Better yet, the constrained budget seems to have pushed DeMille to concentrating more on the poetry and beauty of what we see. Unable to dazzle us with scale or special effects, he makes full use of his talent for flowing, dreamlike imagery. Sign of the Cross features some of the smoothest camera-work and carefully choreographed movement of extras of this period. He even makes effective use of slow-motion with the pouring goats milk. DeMille was not the only director to turn to simple camera trickery when money was tight – Rouben Mamoulian's earliest pictures for example are end-to-end cheap tricks. It's just that DeMille is doing it better than almost everyone else – it adds sparkle to the picture without being distracting.
But it's not just with the images that DeMille shows his talent. Unlike some directors who were sceptical about the coming of sound and tried to work around it, or some producers who naively thought it automatically made pictures twice as good, DeMille really explores the possibilities of sound. In an early scene, we cut to a close-up Elissa Landi while we hear from off-screen the calls of Romans searching for Christians. We see her reaction to the calls, and this is something that could not be achieved so succinctly in a silent movie. A more obvious example is the torture scene, where we hear the boy's screams, while the camera is pointed elsewhere. The point is, we do not need to see him being tortured because the scream alone has enough impact. However what we do see – the eagle of Rome, a sentry unconcernedly marching back and forth, a flaming torch – adds layers of meaning to the scene.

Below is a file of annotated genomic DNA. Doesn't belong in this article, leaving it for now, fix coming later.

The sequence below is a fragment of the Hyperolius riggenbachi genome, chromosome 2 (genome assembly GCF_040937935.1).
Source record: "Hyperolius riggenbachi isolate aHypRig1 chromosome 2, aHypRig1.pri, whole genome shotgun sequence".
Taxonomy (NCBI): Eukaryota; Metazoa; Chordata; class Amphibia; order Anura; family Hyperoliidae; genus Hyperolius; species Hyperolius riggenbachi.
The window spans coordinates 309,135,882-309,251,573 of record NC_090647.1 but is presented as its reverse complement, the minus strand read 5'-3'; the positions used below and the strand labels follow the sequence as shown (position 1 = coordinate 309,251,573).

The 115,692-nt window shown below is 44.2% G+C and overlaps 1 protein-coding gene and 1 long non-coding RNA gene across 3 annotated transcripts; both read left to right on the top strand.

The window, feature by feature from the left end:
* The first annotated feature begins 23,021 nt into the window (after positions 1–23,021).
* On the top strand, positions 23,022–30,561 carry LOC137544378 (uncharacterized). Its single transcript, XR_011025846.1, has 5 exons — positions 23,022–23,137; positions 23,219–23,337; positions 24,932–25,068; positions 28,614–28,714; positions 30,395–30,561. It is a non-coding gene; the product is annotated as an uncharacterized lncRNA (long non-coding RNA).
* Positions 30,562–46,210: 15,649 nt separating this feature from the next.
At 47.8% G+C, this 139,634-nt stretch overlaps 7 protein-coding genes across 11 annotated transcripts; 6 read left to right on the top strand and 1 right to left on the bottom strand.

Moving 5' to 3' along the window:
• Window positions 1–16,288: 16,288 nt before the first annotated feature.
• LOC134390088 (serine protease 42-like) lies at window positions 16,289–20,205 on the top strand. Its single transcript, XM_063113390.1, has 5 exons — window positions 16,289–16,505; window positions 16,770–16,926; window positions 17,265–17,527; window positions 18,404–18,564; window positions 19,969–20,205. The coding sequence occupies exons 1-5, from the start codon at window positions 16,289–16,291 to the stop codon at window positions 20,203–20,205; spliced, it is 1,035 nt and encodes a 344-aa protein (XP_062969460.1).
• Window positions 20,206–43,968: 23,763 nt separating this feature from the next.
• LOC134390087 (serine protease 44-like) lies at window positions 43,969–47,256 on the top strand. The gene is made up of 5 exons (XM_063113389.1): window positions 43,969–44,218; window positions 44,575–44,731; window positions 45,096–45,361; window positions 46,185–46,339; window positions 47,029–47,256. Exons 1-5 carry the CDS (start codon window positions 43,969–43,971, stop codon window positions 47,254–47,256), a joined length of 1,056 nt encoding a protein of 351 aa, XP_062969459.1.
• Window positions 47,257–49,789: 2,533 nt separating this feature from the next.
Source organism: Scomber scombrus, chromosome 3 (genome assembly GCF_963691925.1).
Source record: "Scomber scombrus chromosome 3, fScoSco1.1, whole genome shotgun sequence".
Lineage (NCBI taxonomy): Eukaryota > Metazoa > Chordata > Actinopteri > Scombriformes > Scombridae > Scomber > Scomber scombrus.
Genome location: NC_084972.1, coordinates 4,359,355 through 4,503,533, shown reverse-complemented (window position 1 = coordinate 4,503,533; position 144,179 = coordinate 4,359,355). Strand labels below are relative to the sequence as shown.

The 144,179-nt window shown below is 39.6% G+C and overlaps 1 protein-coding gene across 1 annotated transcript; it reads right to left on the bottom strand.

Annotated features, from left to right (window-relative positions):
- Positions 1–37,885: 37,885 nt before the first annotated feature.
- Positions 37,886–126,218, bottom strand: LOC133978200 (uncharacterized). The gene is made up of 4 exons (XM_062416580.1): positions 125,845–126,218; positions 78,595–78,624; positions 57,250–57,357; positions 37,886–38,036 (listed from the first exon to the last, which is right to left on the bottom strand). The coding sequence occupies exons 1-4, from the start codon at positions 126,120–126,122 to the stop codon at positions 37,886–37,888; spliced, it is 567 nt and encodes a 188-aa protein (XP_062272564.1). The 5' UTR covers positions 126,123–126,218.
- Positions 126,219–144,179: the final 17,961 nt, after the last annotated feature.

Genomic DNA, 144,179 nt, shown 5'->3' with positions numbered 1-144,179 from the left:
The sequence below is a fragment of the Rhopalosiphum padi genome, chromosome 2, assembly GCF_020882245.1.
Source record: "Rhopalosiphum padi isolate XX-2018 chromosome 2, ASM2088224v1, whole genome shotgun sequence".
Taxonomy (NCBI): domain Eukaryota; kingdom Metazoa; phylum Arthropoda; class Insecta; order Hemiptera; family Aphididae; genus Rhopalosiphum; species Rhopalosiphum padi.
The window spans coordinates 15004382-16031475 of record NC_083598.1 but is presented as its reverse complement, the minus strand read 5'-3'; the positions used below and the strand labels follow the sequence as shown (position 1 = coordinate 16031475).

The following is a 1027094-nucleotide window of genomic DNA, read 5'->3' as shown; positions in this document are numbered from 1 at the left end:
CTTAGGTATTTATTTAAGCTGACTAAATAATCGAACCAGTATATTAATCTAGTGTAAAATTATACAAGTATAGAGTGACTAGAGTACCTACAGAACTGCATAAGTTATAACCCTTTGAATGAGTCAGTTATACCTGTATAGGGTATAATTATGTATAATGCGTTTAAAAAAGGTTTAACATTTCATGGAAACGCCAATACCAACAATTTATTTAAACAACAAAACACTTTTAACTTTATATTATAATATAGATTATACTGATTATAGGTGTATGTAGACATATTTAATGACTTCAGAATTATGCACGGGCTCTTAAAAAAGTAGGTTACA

Of course, this being DeMille, and it being the "pre-code" era, he also seeks to dazzle us with a bit of bare flesh and other assorted depravities. It's one of the great ironies of DeMille's work that his pictures often revel in the very "immorality" they seek to preach against. So the poster advertising the attractions at the Colloseum is as much to whet the appetite of the real-world audience as to show the barbaric tastes of the Roman one. DeMille spends ten minutes of screen time (not to mention more precious money on tin-hat manufacture and zoo rental fees) on the promised blood-fest, which can only be for our entertainment since it is inconsequential to the plot. And, in another bit of audio/visual juxtaposition, while the martyrs' chanting drowns out the "Naked Moon" song, it is the notorious Lesbian dance that DeMille shows us, not the Christians outside.
The acting in Sign of the Cross is a bit of a mixed bag, although it is of a higher standard than many of the DeMille talkies. Charles Laughton is hammily brilliant, laying down a blueprint for Emperor Nero which Peter Ustinov would follow to a well-deserved Oscar-nomination in Quo Vadis (1951). However Laughton's part is fairly small, and the screenplay makes Claudette Colbert the real villain. Colbert is fantastic, playing the Empress as an ancient world vamp, giving by far the best performance of the bunch. It's almost a shame that It Happened One Night re-invented her as a major romantic lead, because she really was at her best when she played villains.
The weakest link in Sign of the Cross, as with many DeMille pictures, is the screenplay. However DeMille's inventiveness, careful construction and strong imagery, not to mention the fact that his pictures are great fun if you don't take them too seriously, transcend the limpness of the script. It was perhaps because DeMille refused to allow his style to be compromised by a limited budget that makes many of his 1930s pictures among his greatest.